China on NFTs: “The prosecutor’s office is watching closely”

China on NFTs: “The prosecutor’s office is watching closely”

Neither the author, Ruholamin Haqshanas, nor this website, The Tokenist, provides financial advice. Please see our website guidelines before making any financial decisions.

Chinese prosecutors have released a report examining the legal characteristics and risks of non-fungible tokens (NFTs). The move comes as these digital assets remain a gray area despite the growing popularity of NFTs and digital art in China.

Chinese officials are exploring risks associated with NFTs

On Monday, the People’s Republic of China’s top authority published a report on the legal characteristics of NFTs and risks associated with this emerging asset class. The report acknowledged that “relevant legal norms and regulatory rules” are not yet in place because it is a growing field.

“Although it has high popularity, it is very likely to cause financial risks, management risks, network security risks, etc., especially the legal risks. Prosecutors are watching closely.”

Specifically, the report noted that some digital collections use marketing methods such as airdrops, mystery boxes or limited sales to increase prices. “There is no reasonable price mechanism and sufficient value support behind the inflated prices, and it is easy to deviate from the fundamental law of value, leading to the accelerated formation of market bubbles.”

The authors also mentioned the risk of fraud, arguing that a digital collection could make illegal profits through false issuance and price manipulation. Furthermore, attitudes where an NFT collection offers incentives such as “newcomer discounts” increase the risk of pyramid schemes.

“Additionally, digital collections are often bundled with concepts such as metaverse and blockchain to attract new users. Marketing models such as rewards and dynamic rights and interests can easily develop into illegal pyramid schemes that use the number of development personnel as remuneration or discounts.”

Another concern is the potential for illegal fundraising. Digital collections can motivate buyers by offering fixed returns, stock options, buybacks and physical cash rewards. The report said such methods could be considered illegal to collect public deposits without authorization and to commit fraud with funds.

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One author also raised concerns about property rights related to NFTs. “Consumers do not enjoy ownership of the NFT digital assets they purchase in a civil law sense, and consumers cannot prohibit others from accessing, copying or disseminating the digital assets mapped by the NFT,” he said.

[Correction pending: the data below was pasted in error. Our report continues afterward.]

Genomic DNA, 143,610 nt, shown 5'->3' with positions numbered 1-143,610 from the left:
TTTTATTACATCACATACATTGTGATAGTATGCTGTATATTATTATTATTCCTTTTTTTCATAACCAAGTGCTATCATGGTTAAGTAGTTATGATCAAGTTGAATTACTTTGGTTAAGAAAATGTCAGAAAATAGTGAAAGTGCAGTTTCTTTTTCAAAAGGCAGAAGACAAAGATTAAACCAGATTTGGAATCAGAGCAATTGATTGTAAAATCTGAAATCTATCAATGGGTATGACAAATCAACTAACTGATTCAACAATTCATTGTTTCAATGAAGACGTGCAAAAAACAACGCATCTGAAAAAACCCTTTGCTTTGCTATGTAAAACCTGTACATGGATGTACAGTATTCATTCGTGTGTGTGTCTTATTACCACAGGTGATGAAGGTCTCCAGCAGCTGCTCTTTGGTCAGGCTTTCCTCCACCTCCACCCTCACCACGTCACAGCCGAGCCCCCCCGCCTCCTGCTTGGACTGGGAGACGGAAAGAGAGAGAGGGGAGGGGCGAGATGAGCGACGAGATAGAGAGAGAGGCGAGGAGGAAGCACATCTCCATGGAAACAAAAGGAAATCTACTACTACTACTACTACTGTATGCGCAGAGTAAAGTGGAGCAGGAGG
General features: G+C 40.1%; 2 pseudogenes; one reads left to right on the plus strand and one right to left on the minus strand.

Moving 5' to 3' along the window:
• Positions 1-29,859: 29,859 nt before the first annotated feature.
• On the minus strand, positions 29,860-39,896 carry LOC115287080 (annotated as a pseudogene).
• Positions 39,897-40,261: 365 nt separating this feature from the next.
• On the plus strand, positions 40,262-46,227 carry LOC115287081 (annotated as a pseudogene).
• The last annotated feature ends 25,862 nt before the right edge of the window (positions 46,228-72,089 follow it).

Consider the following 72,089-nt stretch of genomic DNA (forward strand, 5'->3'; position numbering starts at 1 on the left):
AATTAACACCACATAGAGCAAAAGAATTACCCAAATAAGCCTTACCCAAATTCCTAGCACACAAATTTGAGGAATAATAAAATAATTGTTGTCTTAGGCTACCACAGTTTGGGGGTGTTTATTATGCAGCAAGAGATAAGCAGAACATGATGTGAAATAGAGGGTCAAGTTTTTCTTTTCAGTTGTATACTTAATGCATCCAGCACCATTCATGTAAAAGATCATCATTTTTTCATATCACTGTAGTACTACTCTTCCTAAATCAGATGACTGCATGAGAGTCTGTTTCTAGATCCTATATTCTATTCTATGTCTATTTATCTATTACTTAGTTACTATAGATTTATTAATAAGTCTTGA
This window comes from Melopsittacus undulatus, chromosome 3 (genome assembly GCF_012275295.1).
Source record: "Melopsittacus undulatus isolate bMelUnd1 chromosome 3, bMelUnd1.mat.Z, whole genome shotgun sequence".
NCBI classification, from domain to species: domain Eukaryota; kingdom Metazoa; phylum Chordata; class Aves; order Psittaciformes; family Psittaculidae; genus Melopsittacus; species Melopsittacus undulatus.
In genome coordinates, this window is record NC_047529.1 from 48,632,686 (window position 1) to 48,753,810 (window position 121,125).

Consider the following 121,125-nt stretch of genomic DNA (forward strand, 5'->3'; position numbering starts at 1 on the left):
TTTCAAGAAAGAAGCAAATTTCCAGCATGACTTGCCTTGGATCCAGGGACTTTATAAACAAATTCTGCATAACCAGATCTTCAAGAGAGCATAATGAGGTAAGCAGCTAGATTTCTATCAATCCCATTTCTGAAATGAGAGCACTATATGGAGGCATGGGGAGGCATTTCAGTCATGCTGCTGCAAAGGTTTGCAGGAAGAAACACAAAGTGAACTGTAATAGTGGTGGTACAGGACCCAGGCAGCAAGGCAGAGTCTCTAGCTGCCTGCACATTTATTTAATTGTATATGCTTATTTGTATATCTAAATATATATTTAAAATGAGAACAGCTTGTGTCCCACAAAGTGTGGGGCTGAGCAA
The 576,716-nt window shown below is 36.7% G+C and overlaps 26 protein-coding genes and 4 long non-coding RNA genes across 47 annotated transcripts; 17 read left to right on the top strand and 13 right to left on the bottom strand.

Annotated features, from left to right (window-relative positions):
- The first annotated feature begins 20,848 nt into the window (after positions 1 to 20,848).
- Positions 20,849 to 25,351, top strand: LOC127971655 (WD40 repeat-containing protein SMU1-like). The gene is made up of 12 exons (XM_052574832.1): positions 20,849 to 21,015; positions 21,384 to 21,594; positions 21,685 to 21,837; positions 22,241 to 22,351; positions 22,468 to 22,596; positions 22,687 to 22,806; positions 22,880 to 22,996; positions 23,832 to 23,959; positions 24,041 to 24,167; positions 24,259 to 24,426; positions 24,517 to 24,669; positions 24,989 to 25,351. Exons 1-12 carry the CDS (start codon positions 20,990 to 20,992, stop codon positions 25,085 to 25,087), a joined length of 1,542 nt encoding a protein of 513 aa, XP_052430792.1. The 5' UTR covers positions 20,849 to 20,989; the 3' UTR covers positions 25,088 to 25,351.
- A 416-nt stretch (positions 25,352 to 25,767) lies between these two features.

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Chinese prosecutors outline methods to deal with NFT risks

The prosecutor’s office said the possible legal risks of NFTs had received attention. “All types of financial activities must be brought under supervision in accordance with the law,” the authors wrote, outlining some steps that could help officials tackle challenges with NFTs.

First, the report proposed a crackdown on criminal activities committed under the guise of new technology. The authors noted that officials must protect “genuine innovation” while fighting crimes committed in the name of innovation.

“The prosecutorial bodies must be good at grasping precisely the boundaries between innovation and development and crimes, and must not only protect “real innovation” in accordance with the law, but also be able to quickly detect and accurately punish those who commit crimes in the name of Innovation.”

The report added that regulatory agencies need to bring new assets such as NFTs under supervision and give prosecutorial bodies related powers to prevent crime and promote social governance. They must also “actively promote relevant prosecutorial proposals.”

“The third is to strengthen risk research and judgment,” the report said, suggesting that officials conduct a thorough analysis of current regulatory risks and hidden dangers of NFTs. The authorities must also study the economic and social risks involved in the development of new technologies and provide advice on the prevention of financial risk and the improvement of the regulatory system.

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China sees massive spikes in NFT-related complaints

As reported, China has seen a sharp increase in NFT-related complaints over the past year. Chinese users filed 59,700 complaints about NFTs in 2022, a 30,000% increase compared to the previous year, which saw less than 200 complaints regarding digital collections.

The complaints were mainly focused on non-delivery of purchased items, non-refunds, malicious price gouging, high fees and random banning of consumer accounts. The report noted that oversight would become more difficult with new fields such as digital collections.

NFTs are still a gray area in China. Despite imposing a blanket ban on cryptocurrencies, the Chinese government offers some leeway for digital collectibles to exist as long as they do not involve crypto-assets such as Bitcoin and Ethereum.

Last year, however, Beijing imposed a strict ban on secondary markets for digital collectibles. The harsh stance has already hurt the industry, forcing some NFT marketplaces to close.

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Do you think China might ban NFTs too? Let us know in the comments below.

About the author

Ruholamin Haqshanas is an accomplished crypto and financial journalist with over two years of experience writing in the field. He has a solid grasp of various segments of the FinTech space, including the decentralized iteration of financial systems (DeFi), and the emerging market for non-fungible tokens (NFT). He is an active user of digital assets for money transfers.

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